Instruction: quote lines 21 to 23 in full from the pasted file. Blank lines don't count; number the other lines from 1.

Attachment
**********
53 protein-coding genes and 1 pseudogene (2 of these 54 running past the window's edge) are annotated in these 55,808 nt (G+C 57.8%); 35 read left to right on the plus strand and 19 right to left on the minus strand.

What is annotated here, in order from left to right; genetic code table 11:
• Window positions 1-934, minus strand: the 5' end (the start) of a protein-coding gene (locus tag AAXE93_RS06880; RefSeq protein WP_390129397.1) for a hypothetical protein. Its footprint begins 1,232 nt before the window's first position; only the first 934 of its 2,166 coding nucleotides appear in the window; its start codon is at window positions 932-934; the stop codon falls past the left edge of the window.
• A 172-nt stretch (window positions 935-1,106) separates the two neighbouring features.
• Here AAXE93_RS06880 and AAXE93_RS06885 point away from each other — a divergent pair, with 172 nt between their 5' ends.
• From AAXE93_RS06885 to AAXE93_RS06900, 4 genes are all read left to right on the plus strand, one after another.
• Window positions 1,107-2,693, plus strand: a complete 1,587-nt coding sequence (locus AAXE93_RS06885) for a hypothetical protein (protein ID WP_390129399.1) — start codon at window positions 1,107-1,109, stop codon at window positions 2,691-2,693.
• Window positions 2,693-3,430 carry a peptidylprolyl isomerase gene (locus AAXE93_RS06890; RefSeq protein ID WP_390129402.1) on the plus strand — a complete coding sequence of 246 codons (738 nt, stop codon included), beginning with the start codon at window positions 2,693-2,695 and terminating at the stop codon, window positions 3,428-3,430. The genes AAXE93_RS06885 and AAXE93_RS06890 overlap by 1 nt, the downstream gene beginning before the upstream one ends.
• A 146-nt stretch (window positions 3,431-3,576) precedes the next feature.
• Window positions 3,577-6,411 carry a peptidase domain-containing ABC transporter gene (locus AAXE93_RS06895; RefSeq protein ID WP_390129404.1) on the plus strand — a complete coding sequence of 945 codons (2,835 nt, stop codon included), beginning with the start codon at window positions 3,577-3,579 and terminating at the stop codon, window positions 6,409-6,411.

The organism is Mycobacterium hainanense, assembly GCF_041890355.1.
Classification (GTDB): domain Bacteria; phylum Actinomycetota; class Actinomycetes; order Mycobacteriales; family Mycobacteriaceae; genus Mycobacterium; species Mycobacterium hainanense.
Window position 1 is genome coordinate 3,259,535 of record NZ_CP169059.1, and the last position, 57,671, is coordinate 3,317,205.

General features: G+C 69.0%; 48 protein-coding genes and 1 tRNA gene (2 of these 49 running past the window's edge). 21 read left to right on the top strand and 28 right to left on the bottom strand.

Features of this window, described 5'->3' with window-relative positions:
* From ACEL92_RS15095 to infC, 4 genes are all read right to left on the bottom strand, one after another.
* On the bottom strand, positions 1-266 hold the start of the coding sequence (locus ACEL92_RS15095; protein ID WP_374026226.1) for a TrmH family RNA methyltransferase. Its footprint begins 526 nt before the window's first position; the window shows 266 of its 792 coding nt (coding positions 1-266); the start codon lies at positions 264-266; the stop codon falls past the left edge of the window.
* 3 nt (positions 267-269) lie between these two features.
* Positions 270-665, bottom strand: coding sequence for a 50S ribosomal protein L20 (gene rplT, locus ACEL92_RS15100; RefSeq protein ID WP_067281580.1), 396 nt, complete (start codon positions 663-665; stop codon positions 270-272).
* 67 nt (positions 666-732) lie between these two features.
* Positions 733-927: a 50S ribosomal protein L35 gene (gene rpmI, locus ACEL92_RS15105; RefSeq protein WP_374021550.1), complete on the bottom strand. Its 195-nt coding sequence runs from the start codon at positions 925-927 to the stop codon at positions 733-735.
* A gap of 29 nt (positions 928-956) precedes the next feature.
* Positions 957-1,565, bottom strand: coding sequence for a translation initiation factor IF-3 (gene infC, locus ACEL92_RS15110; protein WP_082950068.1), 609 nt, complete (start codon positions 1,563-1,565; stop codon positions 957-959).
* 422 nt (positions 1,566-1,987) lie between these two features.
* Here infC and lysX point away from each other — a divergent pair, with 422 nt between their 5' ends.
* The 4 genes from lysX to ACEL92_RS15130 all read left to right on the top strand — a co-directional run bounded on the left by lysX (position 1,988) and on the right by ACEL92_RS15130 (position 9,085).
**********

* Positions 733-927: a 50S ribosomal protein L35 gene (gene rpmI, locus ACEL92_RS15105; RefSeq protein WP_374021550.1), complete on the bottom strand. Its 195-nt coding sequence runs from the start codon at positions 925-927 to the stop codon at positions 733-735.
* A gap of 29 nt (positions 928-956) precedes the next feature.
* Positions 957-1,565, bottom strand: coding sequence for a translation initiation factor IF-3 (gene infC, locus ACEL92_RS15110; protein WP_082950068.1), 609 nt, complete (start codon positions 1,563-1,565; stop codon positions 957-959).